Holbrooke at CAP event: Ceci n’est past un press conference
Check out the #afpakupdate hashtag on Twitter for live-tweeting about this morning’s Center for American Progress-organized event with Richard Holbrooke by myself and a number of other folks who were there, either physically or in spirit. In a further sign of the new-media era, I see that Steve Walt scooped me on the best line ...
Check out the #afpakupdate hashtag on Twitter for live-tweeting about this morning’s Center for American Progress-organized event with Richard Holbrooke by myself and a number of other folks who were there, either physically or in spirit. In a further sign of the new-media era, I see that Steve Walt scooped me on the best line of the event while I was walking back from the event four blocks away.
The talk was moderated by CAP President John Podesta, looking none the worse for wear after his recent stopover in North Korea, and a large panel of Holbrooke’s advisors including:
- Deputy Special Representative Dan Feldman
- Chief of Staff Rosemarie Pauli
- Senior Defense Advisor Vikram Singh (Department of Defense)
- Senior Development Advisor Beth Dunford (USAID)
- Senior Advisor Vali Nasr
- Spenior Advisor Jane Marriot (U.K. Foreign Office)
- Senior Advisor Barnett Rubin
- Senior Advisor Rina Amiri
- Senior Treasury Advisor Ramy Shy (Department of the Treasury)
- Special Advisor Ashley Bommer
- Senior Development Advisor Sepideh Keyyavanshad (USAID)
- Senior Agricultural Advisor Otto Gonzalez (Department of Agriculture)
The headline of the event is likely to be Holbrooke referring to Potter Stewart’s definition of obscenity in defining success in Afghanistan: “We’ll know it when we see it” — a phrase that won’t exactly reassure critics that the United States has an achievable, or even definable, end goal in mind for Afghanistan.
Also notable was Vikram Singh’s statement about how to counter Taliban propaganda: “A lot of this hinges on making sure that our actions support our messages.” Well, yes. I can imagine how that would be helpful. That could probably apply to maintaining U.S. support for the AfPak effort as well.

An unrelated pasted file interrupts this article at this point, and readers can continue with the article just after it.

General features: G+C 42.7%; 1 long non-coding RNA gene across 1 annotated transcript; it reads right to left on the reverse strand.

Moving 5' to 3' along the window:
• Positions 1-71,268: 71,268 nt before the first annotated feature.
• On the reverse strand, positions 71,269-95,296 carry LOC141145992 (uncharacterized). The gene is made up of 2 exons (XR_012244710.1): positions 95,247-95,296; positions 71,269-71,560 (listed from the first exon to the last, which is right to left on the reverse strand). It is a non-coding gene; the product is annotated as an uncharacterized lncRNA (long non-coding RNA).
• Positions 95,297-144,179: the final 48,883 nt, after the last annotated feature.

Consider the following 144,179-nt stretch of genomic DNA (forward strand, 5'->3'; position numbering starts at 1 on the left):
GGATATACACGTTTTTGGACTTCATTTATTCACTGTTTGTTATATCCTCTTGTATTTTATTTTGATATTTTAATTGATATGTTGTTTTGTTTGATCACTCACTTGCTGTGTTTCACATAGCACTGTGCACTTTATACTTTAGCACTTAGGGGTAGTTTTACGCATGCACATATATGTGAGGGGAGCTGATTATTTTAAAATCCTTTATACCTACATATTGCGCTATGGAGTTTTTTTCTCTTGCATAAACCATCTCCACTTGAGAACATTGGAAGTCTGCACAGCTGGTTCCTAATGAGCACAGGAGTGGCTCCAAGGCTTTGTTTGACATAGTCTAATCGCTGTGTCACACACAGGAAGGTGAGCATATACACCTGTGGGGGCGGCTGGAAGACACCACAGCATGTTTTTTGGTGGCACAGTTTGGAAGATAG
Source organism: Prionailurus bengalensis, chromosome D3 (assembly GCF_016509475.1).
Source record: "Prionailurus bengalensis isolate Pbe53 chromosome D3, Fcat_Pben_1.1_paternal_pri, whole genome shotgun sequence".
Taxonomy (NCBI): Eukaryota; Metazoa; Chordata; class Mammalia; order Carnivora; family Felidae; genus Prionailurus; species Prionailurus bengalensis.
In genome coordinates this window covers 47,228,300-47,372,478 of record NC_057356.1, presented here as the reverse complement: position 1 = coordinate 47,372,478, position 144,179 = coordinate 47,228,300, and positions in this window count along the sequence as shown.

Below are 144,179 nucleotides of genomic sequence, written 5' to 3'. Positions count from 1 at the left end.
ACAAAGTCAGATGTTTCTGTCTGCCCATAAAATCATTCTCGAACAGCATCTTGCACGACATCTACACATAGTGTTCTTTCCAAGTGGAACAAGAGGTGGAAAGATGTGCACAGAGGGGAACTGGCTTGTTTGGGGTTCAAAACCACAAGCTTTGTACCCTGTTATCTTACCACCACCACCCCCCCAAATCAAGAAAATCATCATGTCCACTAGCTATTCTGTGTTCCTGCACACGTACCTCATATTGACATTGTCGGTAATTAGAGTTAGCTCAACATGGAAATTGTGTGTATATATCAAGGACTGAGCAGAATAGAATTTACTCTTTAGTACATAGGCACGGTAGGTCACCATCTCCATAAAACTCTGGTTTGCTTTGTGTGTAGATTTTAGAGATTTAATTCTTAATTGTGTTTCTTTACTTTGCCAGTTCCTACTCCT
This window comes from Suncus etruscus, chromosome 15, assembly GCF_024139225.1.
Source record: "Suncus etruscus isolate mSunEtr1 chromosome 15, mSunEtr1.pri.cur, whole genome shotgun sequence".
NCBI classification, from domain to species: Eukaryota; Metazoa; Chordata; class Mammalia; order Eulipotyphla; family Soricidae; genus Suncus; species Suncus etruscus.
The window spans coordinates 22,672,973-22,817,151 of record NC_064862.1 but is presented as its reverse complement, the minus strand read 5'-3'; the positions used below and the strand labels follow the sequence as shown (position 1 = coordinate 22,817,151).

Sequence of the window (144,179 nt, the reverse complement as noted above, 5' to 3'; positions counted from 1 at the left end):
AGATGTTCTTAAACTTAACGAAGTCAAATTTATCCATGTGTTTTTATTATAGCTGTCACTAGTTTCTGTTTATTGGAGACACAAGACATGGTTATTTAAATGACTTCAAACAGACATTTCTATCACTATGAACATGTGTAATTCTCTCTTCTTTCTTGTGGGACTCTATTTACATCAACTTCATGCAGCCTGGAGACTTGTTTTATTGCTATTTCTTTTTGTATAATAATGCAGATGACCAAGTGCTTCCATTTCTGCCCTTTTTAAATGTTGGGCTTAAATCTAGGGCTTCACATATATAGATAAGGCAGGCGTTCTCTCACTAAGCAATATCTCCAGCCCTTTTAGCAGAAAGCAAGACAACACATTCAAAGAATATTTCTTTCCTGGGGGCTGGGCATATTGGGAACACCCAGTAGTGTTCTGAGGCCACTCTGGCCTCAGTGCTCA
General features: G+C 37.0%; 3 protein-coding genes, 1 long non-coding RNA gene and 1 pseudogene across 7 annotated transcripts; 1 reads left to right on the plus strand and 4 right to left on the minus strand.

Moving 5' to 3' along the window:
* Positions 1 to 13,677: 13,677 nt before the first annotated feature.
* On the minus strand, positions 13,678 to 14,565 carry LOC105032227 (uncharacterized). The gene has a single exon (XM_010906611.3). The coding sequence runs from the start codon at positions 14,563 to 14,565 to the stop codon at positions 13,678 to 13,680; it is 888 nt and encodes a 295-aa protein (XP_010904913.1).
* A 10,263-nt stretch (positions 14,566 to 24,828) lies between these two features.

There was also Holbrooke’s answer to a question about how who will determine if Afghanistan’s election is legitimate:
It ends up being the media… The truth is that all of what happens in any distant places is in the end reduced to simple headlines. If you take the three most obvious recent events: Iran, Kenya, and Zimbabwe. No one knows what actually happened there. You think you know, thanks to the media.
So we’ll know it when we see it, but we won’t actually know what we’re seeing? This is Holbrooke the post-modernist.
There’s truth to this of course, but it seems an odd thing for Holbrooke to grumble about given the lack of specific information he and his team were prepared to provide. Questions about post-election contingency plans, troop levels, and whether a “weak” Afghan state would be acceptable were all dodged. The two-minute presentations by each advisor were more conceptual explanations of their respective roles than “updates” on the progress being made.
If Holbrooke has a problem with the picture the public is getting of the mission in Afghanistan, he had a pretty big bully pulpit today to discuss his goals and tactics. It seems like a missed opportunity.
Stay tuned to the AfPak Channel for more.
Mark Wilson/Getty Images
Joshua Keating is a former associate editor at Foreign Policy. Twitter: @joshuakeating
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